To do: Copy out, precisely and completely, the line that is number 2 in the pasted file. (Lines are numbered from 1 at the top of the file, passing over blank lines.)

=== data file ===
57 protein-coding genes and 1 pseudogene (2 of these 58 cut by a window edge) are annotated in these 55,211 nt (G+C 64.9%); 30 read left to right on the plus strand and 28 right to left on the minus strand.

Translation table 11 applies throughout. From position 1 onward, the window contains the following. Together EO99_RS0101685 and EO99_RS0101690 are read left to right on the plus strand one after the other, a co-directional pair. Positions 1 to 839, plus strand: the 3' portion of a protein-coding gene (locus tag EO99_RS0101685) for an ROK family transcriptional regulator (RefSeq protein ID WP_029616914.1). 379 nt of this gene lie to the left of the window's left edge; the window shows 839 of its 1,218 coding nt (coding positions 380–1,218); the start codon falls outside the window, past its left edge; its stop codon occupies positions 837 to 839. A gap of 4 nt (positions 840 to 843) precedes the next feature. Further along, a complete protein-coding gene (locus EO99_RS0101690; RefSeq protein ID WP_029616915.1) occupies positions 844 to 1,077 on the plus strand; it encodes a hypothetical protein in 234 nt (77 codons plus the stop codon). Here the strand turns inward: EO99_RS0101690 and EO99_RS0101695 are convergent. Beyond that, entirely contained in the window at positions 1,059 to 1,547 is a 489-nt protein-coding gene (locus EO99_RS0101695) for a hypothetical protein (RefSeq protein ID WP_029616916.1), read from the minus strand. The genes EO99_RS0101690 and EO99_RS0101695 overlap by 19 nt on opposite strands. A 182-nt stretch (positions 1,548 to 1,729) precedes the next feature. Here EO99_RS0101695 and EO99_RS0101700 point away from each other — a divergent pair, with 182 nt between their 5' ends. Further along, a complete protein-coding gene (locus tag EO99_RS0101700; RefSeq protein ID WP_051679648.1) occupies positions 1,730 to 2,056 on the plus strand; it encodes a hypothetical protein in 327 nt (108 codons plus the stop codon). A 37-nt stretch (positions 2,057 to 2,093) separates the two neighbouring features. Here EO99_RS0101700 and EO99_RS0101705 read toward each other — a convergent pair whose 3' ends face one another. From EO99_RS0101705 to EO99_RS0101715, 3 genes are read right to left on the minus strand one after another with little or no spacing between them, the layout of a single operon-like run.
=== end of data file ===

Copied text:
Translation table 11 applies throughout. From position 1 onward, the window contains the following. Together EO99_RS0101685 and EO99_RS0101690 are read left to right on the plus strand one after the other, a co-directional pair. Positions 1 to 839, plus strand: the 3' portion of a protein-coding gene (locus tag EO99_RS0101685) for an ROK family transcriptional regulator (RefSeq protein ID WP_029616914.1). 379 nt of this gene lie to the left of the window's left edge; the window shows 839 of its 1,218 coding nt (coding positions 380–1,218); the start codon falls outside the window, past its left edge; its stop codon occupies positions 837 to 839. A gap of 4 nt (positions 840 to 843) precedes the next feature. Further along, a complete protein-coding gene (locus EO99_RS0101690; RefSeq protein ID WP_029616915.1) occupies positions 844 to 1,077 on the plus strand; it encodes a hypothetical protein in 234 nt (77 codons plus the stop codon). Here the strand turns inward: EO99_RS0101690 and EO99_RS0101695 are convergent. Beyond that, entirely contained in the window at positions 1,059 to 1,547 is a 489-nt protein-coding gene (locus EO99_RS0101695) for a hypothetical protein (RefSeq protein ID WP_029616916.1), read from the minus strand. The genes EO99_RS0101690 and EO99_RS0101695 overlap by 19 nt on opposite strands. A 182-nt stretch (positions 1,548 to 1,729) precedes the next feature. Here EO99_RS0101695 and EO99_RS0101700 point away from each other — a divergent pair, with 182 nt between their 5' ends. Further along, a complete protein-coding gene (locus tag EO99_RS0101700; RefSeq protein ID WP_051679648.1) occupies positions 1,730 to 2,056 on the plus strand; it encodes a hypothetical protein in 327 nt (108 codons plus the stop codon). A 37-nt stretch (positions 2,057 to 2,093) separates the two neighbouring features. Here EO99_RS0101700 and EO99_RS0101705 read toward each other — a convergent pair whose 3' ends face one another. From EO99_RS0101705 to EO99_RS0101715, 3 genes are read right to left on the minus strand one after another with little or no spacing between them, the layout of a single operon-like run.